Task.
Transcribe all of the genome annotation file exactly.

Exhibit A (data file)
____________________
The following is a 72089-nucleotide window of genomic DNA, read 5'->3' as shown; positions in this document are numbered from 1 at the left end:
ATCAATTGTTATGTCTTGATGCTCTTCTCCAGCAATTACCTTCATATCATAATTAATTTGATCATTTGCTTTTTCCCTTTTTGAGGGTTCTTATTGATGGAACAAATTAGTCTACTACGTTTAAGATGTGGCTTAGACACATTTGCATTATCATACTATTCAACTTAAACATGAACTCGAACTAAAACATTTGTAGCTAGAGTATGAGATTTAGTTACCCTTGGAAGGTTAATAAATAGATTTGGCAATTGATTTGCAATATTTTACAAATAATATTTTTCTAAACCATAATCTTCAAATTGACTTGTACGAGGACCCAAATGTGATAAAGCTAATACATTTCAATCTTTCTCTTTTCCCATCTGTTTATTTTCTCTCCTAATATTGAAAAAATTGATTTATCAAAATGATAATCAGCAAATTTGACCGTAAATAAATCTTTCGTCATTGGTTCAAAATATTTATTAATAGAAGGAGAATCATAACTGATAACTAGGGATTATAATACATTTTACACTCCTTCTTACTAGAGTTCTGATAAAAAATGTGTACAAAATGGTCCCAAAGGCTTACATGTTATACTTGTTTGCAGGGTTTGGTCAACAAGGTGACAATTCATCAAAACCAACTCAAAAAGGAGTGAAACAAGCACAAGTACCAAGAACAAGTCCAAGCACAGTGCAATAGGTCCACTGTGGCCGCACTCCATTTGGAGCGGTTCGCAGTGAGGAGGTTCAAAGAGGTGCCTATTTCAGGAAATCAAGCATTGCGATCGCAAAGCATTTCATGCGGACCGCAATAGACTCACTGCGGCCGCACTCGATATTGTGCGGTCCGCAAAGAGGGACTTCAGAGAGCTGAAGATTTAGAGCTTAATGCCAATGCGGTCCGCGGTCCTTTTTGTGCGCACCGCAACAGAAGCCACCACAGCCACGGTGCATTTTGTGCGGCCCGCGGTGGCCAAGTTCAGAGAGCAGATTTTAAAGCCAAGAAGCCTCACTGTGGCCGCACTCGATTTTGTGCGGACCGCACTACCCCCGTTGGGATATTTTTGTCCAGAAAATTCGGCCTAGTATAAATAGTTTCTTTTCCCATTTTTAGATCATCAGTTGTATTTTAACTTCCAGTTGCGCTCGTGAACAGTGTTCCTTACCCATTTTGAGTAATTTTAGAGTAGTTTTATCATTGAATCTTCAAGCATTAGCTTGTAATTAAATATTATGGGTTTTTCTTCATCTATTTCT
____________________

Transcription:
The following is a 72089-nucleotide window of genomic DNA, read 5'->3' as shown; positions in this document are numbered from 1 at the left end:
ATCAATTGTTATGTCTTGATGCTCTTCTCCAGCAATTACCTTCATATCATAATTAATTTGATCATTTGCTTTTTCCCTTTTTGAGGGTTCTTATTGATGGAACAAATTAGTCTACTACGTTTAAGATGTGGCTTAGACACATTTGCATTATCATACTATTCAACTTAAACATGAACTCGAACTAAAACATTTGTAGCTAGAGTATGAGATTTAGTTACCCTTGGAAGGTTAATAAATAGATTTGGCAATTGATTTGCAATATTTTACAAATAATATTTTTCTAAACCATAATCTTCAAATTGACTTGTACGAGGACCCAAATGTGATAAAGCTAATACATTTCAATCTTTCTCTTTTCCCATCTGTTTATTTTCTCTCCTAATATTGAAAAAATTGATTTATCAAAATGATAATCAGCAAATTTGACCGTAAATAAATCTTTCGTCATTGGTTCAAAATATTTATTAATAGAAGGAGAATCATAACTGATAACTAGGGATTATAATACATTTTACACTCCTTCTTACTAGAGTTCTGATAAAAAATGTGTACAAAATGGTCCCAAAGGCTTACATGTTATACTTGTTTGCAGGGTTTGGTCAACAAGGTGACAATTCATCAAAACCAACTCAAAAAGGAGTGAAACAAGCACAAGTACCAAGAACAAGTCCAAGCACAGTGCAATAGGTCCACTGTGGCCGCACTCCATTTGGAGCGGTTCGCAGTGAGGAGGTTCAAAGAGGTGCCTATTTCAGGAAATCAAGCATTGCGATCGCAAAGCATTTCATGCGGACCGCAATAGACTCACTGCGGCCGCACTCGATATTGTGCGGTCCGCAAAGAGGGACTTCAGAGAGCTGAAGATTTAGAGCTTAATGCCAATGCGGTCCGCGGTCCTTTTTGTGCGCACCGCAACAGAAGCCACCACAGCCACGGTGCATTTTGTGCGGCCCGCGGTGGCCAAGTTCAGAGAGCAGATTTTAAAGCCAAGAAGCCTCACTGTGGCCGCACTCGATTTTGTGCGGACCGCACTACCCCCGTTGGGATATTTTTGTCCAGAAAATTCGGCCTAGTATAAATAGTTTCTTTTCCCATTTTTAGATCATCAGTTGTATTTTAACTTCCAGTTGCGCTCGTGAACAGTGTTCCTTACCCATTTTGAGTAATTTTAGAGTAGTTTTATCATTGAATCTTCAAGCATTAGCTTGTAATTAAATATTATGGGTTTTTCTTCATCTATTTCT